I always recommend you investigate the trust deed market for yourself, before you make any investment. To find trust deeds in your area, call a licensed mortgage broker, or do an online search on “Trust Deed Investments in ‘your city’ and ‘state’”. You’ll find plenty of options, but it’s important to make sure you only deal with properly licensed people.
Check the broker’s licenses.
In 2009, federal law changed and made it illegal for an individual who is not licensed as a mortgage broker to lend money on residential real estate. Residential real estate is defined as any 1 to 4 unit property: single family residences, duplexes, triplexes, and fourplexes are all residential properties.
Make sure that you are dealing with the actual mortgage broker, not a loan officer who wants to place private money. The owner, who is usually the broker, is the one who makes the final decisions, and who is financially responsible for the loans that are made. You want to be dealing with the person behind the “buck stops here” if you want to get the real answers.
When you find a broker, ask for their state and national license numbers. Verify that their license is valid by checking the National Mortgage Licensing System and the state licensing system (for Nevada mld.nv.gov). Check the state database for complaints, or legal actions taken against the company. Ask the examiners for information available to the public, which in Nevada, should include the companies score from their last audit.
Check the broker’s references.
Investigate the broker by asking for references: from their investors, their vendors, their employees and their borrowers. If they are genuinely trustworthy, they will give you names and phone numbers that you can verify. If the broker tells you that they can’t give you references because they will be violating privacy laws, then walk away. They are probably hiding a terrible record behind privacy laws which don’t apply.
Every good broker should have customers and investors willing to speak with you about their experiences. When you call the referees, ask for the property address that was loaned on and then follow the instructions in the next section to verify the data.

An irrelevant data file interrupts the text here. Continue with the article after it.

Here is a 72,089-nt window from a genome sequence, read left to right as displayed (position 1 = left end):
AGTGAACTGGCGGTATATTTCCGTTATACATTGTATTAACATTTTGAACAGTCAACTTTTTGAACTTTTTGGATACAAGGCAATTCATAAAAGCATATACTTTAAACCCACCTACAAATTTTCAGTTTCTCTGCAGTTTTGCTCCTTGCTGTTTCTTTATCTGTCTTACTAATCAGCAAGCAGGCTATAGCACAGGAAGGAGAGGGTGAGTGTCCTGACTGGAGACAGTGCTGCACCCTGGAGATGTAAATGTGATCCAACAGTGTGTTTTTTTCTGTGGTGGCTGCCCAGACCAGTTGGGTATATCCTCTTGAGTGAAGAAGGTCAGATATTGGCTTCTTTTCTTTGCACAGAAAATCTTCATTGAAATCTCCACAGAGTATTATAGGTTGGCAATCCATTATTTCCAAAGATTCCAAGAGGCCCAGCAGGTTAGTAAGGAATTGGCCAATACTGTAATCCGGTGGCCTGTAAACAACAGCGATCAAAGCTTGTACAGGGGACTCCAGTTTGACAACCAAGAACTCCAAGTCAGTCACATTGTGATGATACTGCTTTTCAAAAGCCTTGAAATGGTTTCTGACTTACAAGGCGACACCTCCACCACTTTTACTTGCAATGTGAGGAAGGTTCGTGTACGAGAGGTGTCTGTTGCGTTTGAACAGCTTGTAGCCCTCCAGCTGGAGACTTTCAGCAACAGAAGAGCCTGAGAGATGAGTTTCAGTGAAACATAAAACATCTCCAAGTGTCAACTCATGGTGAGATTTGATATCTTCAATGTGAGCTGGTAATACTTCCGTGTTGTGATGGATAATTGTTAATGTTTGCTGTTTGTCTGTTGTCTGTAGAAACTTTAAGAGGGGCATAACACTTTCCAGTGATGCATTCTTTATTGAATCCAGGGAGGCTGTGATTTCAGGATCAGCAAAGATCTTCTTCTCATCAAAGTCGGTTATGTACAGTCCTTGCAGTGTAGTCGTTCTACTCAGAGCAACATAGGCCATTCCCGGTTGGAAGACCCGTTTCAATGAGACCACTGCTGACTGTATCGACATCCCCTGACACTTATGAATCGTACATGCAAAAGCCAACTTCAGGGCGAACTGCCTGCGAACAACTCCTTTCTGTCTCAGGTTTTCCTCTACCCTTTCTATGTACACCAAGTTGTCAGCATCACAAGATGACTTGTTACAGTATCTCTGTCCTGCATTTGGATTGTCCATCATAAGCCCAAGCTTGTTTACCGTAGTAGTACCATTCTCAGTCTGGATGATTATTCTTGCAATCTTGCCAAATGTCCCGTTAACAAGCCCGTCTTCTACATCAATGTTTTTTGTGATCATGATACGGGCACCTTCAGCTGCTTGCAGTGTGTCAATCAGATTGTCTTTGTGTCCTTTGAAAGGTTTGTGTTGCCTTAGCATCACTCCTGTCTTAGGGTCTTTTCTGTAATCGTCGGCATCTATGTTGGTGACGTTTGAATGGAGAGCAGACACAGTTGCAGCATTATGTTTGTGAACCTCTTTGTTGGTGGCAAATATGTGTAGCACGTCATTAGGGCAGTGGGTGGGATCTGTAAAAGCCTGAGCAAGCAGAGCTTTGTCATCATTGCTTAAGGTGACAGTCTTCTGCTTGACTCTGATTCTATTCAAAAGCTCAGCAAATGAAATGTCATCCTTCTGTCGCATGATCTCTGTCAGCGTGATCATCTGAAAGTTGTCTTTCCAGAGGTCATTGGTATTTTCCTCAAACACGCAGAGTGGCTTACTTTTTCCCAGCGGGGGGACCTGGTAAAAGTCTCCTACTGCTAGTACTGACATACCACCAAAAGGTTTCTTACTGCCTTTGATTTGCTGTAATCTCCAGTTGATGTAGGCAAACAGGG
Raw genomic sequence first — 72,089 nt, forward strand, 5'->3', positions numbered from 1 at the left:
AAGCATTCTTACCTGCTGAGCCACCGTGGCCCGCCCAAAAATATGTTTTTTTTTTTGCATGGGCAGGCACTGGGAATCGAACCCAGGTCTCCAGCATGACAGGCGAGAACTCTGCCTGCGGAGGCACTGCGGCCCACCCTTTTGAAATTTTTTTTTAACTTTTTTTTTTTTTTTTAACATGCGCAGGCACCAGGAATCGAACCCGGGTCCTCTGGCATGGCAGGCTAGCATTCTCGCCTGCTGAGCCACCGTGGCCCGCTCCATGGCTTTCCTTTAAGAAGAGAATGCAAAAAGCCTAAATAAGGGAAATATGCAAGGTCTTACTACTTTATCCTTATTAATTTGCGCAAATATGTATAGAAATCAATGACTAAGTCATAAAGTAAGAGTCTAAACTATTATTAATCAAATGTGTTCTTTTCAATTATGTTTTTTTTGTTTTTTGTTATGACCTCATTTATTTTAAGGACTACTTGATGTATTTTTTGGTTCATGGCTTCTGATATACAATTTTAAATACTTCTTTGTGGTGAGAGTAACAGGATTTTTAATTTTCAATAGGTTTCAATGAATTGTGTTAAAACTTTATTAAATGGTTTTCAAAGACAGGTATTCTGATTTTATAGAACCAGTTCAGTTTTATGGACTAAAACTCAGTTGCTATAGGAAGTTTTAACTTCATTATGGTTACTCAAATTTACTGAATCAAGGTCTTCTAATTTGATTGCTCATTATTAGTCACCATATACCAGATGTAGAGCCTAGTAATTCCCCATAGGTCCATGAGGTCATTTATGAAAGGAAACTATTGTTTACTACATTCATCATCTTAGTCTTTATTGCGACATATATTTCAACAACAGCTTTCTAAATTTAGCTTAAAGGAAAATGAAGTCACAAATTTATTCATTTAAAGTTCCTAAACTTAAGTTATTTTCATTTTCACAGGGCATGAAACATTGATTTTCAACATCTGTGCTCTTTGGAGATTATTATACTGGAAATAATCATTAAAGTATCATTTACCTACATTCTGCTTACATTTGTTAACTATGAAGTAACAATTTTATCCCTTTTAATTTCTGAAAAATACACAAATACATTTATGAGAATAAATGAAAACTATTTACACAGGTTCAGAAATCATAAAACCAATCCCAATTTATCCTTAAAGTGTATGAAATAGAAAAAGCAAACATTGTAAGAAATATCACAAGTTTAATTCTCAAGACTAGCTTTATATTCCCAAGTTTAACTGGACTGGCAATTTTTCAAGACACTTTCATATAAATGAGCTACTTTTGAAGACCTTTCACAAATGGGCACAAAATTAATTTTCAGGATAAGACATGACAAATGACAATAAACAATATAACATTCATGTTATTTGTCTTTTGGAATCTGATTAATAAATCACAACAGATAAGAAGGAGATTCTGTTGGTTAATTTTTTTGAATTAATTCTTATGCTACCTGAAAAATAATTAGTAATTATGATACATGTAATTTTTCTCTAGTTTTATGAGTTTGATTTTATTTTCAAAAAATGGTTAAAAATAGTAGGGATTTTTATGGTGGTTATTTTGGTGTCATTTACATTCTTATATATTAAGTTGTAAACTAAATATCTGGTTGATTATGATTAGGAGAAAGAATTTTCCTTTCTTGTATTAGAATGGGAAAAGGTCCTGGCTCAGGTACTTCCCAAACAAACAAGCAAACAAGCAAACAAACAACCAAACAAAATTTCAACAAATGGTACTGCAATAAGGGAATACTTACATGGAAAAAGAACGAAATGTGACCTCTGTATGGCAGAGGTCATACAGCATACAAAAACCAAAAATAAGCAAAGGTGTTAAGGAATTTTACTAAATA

Verify the references and check the records.
Next, verify if the referees told you the truth. Were they just people paid by the company to say good things? There is an easy way to do this. Ask for an address of a transaction that the referee was involved in and then go to your county’s assessor records and recorder’s office records and verify that a trust deed was placed on the property. Look at what liens were filed before the trust deed was recorded and what liens came after, and ask questions if you can’t figure it out.
In Nevada, click on the assessor’s website at
and put in the property address.
Copy the parcel number at the top of the page, and then go to https://recorder.co.clark.nv.us/RecorderEcommerce/default.aspx, click on “parcel #” on the left side of the screen, and then put the parcel number in at the top of the page. Hit enter and scroll down to see all of the entries.
Most of them will be in date order, but you can also click at the top of the date column so that you can see the most recent entries first. It should show that a trust deed was recorded on a certain date. By looking at the previous entries, you can verify whether or not there was a prior trust deed recorded, without a “reconveyance” being recorded afterwards. That would tell you whether or not the trust deed was in first position or not.
The biggest scams in trust deed lending came from brokers selling the same trust deed over and over again, and not recording the trust deed with the recorder’s office. This simple method will stop you being caught out.
What services does a trust deed broker need to provide?
Smart trust deed brokers always pull credit reports on borrowers, and are able to relay that information to the investor. We provide the credit score page to the investors, and an explanation of the derogatory items on the credit report. We do not allow the investors to download the entire credit report due to the FACTA Act, and the Red Flag Rules.
As it might be possible for a member of the investor’s family, or a friend, to find the credit report and use it to commit identity theft, the investor could be subject to legal proceedings. Therefore, if an investor wants to see the credit report, he is invited to our office to read the credit report in person.
The broker should also verify the borrower’s ability to repay on all residential loans. To do this, the broker should collect from the borrower tax return(s), pay stub(s), bank statements(s), pictures of the cash for the down payment if the funds are not in the bank, and any other proof that the borrower has enough money to purchase the property, fix up the property, and make the monthly payments, as well as pay off the principal balance in the allotted timeframe.
Next, the broker should provide to the borrower ALL of the disclosures required by law. There are approximately 20 pages of forms that every borrower must receive, as well as a 5 page loan application, the good faith estimate, and the truth in lending. With the first trust deed that you do with a broker, you should verify that these forms have been filled out and signed, by looking at the actual file.
What happens next?
Now you know how to investigate before you invest, the next stage is getting a detailed picture of the market and some personalized advice. If you would like more information, sign up for our newsletters, or contact Corinne Cordon, broker and owner of Capella Mortgage Corp, on 702-214-4700 or by email at email@example.com.